Do you crave the rustic appeal of barn wood in your home decor, but lack the barn? No worries, because I will show you how to take a weathered old shipping pallet and turn it into fabulous rusty, crusty shutters. No one will know they came from pallets once you’re done. (wicked smile appears…hee hee hee)
Seriously though, shipping pallets are one of the most versatile cast-off items you can get your hands on. You can build just about any piece of furniture with them, assuming you have basic tool knowledge. My treasure came via Craigslist, where I was able to acquire some weathered pallets that had an awesome gray patina and ready-made defects, which was just what I was after, for free – yes!
side note: Speaking of patina, I’ve got to share with you what one of my younger daughter, 5 yrs. old, said to me the other day. We were looking at the cat carrier we were given for our new kitten, which has a some rust on the door, and she said, “Ooh, I love the rusty look, how pretty!” Ha! She’s seeing beauty where most people wouldn’t – rust. Love it. Back to story…
When one is desiring to acquire pallets, one must have a truck (aka accomplice). So I called up my mom (owner of said truck) and she happily came over to follow my kids and I on a treasure hunt through two huge piles of wood, pallets included. (Don’t worry, my kids stayed clear of the mess and had fun picking flowers instead).
Let me tell you, I not only got pallets, but scored an awesome blue chippy antique ladder, some railroad ties, and a garden trowel. SCORE! I love treasure hunts…sigh.
Before jumping into pallet disassembly, I do suggest you read this article about pallets found here. I also have some pallet safety related pins on my Pinterest pinboard found here.
Okay, back to said project.
It is totally possible to use a hammer, gloves, and safety goggles to do the work of disassembling. I’m sure my neighbors loved seeing me vent on the pallets. It does take a little elbow grease or a happy-to-please husband to dismantle one of these. (note: gift to self was a Sawzall at later point). You can also find an awesome dismantling tutorial here.
To get started on building, first you will need the height dimensions of the window you are going to be mounting the shutter next to. I included the trim in my measurement, but you can make it any size you like.
My window measured 38″ high. So, I cut three pallet slats 38″ long for ONE side of my window. Don’t forget! You will need to build two sets of shutters per window, so keep that in mind when counting how many slats to cut.
For one window set you would need 6 slats.
Next, I measured the width of the three pallet slats laying side by side, which gave me 11.25″. Just a note: If you want to build exterior shutters using this same method, add 1/8″ gap between slats to allow them to flex with the temperatures.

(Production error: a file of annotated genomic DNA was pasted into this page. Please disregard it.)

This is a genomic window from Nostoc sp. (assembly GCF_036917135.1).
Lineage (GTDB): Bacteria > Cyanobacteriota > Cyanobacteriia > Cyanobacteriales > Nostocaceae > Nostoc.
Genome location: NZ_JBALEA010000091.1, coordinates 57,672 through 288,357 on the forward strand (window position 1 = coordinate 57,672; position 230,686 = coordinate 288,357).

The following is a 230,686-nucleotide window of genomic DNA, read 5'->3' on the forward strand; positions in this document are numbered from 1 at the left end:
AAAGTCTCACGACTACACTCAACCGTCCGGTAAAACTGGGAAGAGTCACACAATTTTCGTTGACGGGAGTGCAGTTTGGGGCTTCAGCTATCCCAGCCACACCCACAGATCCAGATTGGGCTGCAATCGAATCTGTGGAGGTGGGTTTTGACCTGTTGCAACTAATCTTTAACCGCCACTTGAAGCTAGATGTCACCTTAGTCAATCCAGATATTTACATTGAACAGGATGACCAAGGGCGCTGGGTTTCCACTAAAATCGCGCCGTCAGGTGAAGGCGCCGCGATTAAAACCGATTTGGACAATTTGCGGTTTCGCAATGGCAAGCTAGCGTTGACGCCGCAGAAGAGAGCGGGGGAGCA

Then, to hold the longer slats together, I cut two small slat pieces per shutter (you would need four of them for a complete window set) measuring 11.25″. These smaller pieces are the crosspieces to hold the shutter together.
Last, lay the longer three pallet slats on the ground and position the two crosspieces 7″ in from both short ends. Attach them using a zig-zag screw pattern being sure to catch all three slats if you are not using a hinge, otherwise use the holes the hinge provides.
I left a couple blank screw spots in my hinge on my shutter so that when I attached my shutters to the wall, I could use a longer screw so there weren’t any extra screw heads showing.
note: If you don’t like the fresh cut color showing at the ends of your slats, just mix up some gray and brown paint with a touch of water to create a “wash”, and touch up the ends to make them blend in.
Last, mount your shutters to the wall and stand back in awe!
If you want to do like I did and rustify (like my new word?) them by adding antique barn hinges, just check ebay. Can you believe I found an entire lot that had just the right number of hinges I needed for less than $20?! God is good!
Viola! Not only did I help a local merchant clean up an unsightly pile, but was also able to create a lovely rustic touch to my home The best part was to teach my kids to be resourceful with all that we are given.
Even today I am still using some of that pallet wood to build more projects, like my table centerpiece, a plate rack, and my rustic clock found here.
Want to see how to make the valance too? Go to this post: DIY Barn Wood & Bedskirt Valance.
In the meantime, I’m using the same idea to make some shutters for the exterior of my home, which are painted and come from newer wood. Just think of what you could do with this is a very versatile project.
Any questions? Please feel free to ask!